I am glad that in his recent New Statesman article, the First Minister praised the Violence against Women Bill as ‘ground-breaking’, even though, as he told the BBC in December last year, he had disagreed with the change of title when I proposed it:
The first minister said there had been “a dispute over the title of a bill, the Violence Against Women Bill, where he took one view and I took a different view”.
We should regard the passage of the Violence against Women, Domestic Abuse and Sexual Violence (Wales) Act 2015 as one of the many legacies of Carl Sargeant, and I was pleased to see his son Jack referring to this legacy in the Assembly on Tuesday:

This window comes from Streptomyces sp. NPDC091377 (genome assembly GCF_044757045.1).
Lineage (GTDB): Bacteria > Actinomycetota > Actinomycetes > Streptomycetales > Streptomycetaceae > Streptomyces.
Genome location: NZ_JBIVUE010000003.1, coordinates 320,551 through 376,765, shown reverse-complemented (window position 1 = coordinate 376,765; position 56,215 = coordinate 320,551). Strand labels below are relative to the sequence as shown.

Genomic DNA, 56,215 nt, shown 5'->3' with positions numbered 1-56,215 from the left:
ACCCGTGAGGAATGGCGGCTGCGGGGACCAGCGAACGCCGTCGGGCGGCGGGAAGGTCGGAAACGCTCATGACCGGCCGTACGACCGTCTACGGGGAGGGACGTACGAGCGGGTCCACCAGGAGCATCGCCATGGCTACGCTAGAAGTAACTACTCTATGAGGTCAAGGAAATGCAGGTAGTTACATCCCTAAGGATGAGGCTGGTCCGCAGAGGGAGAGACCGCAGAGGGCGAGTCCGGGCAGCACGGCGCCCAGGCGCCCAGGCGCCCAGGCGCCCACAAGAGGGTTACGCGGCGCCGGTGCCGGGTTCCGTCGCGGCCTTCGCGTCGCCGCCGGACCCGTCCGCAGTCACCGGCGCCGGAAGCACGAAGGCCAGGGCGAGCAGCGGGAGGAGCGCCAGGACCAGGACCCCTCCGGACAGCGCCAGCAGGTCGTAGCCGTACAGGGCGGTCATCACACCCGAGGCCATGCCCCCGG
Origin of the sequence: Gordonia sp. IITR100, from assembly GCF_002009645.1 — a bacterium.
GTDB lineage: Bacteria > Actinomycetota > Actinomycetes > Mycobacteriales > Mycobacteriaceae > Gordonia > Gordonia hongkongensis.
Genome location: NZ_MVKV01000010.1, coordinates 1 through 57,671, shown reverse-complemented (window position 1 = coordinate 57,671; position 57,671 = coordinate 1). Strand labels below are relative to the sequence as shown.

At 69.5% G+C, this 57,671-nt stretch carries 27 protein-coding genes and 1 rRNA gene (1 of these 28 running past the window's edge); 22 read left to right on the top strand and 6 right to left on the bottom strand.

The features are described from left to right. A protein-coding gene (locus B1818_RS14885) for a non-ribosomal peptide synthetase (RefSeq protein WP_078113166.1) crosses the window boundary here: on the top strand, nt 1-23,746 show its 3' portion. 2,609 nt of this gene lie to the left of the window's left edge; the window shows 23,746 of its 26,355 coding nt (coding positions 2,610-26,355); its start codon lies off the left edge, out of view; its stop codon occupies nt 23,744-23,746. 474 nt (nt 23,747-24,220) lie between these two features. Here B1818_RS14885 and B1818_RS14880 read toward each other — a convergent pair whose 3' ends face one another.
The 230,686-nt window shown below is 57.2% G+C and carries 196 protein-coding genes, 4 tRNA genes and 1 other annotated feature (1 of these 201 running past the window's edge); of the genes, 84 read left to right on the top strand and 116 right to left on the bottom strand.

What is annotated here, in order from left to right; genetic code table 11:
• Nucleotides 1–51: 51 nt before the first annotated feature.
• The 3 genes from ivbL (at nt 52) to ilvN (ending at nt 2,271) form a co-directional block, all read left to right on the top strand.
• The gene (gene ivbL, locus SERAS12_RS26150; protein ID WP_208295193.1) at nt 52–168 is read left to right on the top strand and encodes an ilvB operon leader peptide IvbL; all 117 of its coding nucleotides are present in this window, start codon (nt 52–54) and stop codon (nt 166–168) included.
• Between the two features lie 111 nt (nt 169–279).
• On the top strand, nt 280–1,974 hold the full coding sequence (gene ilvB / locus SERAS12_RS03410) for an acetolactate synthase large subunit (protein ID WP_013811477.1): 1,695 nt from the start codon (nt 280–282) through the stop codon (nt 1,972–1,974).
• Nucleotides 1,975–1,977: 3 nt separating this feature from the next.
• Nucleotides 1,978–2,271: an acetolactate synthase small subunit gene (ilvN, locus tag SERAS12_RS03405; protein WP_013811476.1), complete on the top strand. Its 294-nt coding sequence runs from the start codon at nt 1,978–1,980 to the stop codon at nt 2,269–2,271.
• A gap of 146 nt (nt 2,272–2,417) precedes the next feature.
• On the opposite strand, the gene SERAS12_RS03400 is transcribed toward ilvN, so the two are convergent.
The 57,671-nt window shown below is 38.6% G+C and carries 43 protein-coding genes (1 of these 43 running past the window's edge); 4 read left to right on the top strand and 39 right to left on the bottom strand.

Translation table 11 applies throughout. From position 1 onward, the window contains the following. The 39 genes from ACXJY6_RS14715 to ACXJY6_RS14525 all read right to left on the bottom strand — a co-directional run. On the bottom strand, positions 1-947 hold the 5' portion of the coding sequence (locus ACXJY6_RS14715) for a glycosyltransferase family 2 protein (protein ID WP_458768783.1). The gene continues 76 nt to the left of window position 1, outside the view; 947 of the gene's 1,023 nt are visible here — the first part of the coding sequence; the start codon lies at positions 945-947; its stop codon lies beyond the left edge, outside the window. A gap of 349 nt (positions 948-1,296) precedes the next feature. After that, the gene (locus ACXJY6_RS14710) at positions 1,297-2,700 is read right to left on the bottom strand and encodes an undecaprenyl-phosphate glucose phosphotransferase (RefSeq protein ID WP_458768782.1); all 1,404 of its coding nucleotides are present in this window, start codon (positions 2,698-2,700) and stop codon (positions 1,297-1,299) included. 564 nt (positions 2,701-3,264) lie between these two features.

Jack Sergeant AM:
Thank you to the Government for bringing forward this statement today. With permission, I’d just like to put on the record that, four months ago today, we lost a true advocate for women’s rights and someone who stood up for women’s suffering, domestic abuse and sexual violence. I don’t think there’s any one of my dad’s suits that doesn’t have a white ribbon pin badge on, and I’m very proud to be standing here today in the Chamber wearing mine.
Getting the eventual Act right required a lot of negotiation, and it was a shame how much wasteful internal energy at times had to be spent on this. This was not ‘a petty dispute about the title of a Bill’, as the First Minister told Adrian Masters on ITV Wales on 5 December. The issue of the title itself was meaningful, not petty, and was regarded as significant by women’s organisations across the length and breadth of Wales. But we got there in the end, and my predecessors the late Carl Sargeant and Lesley Griffiths deserve great credit for their hard work and support.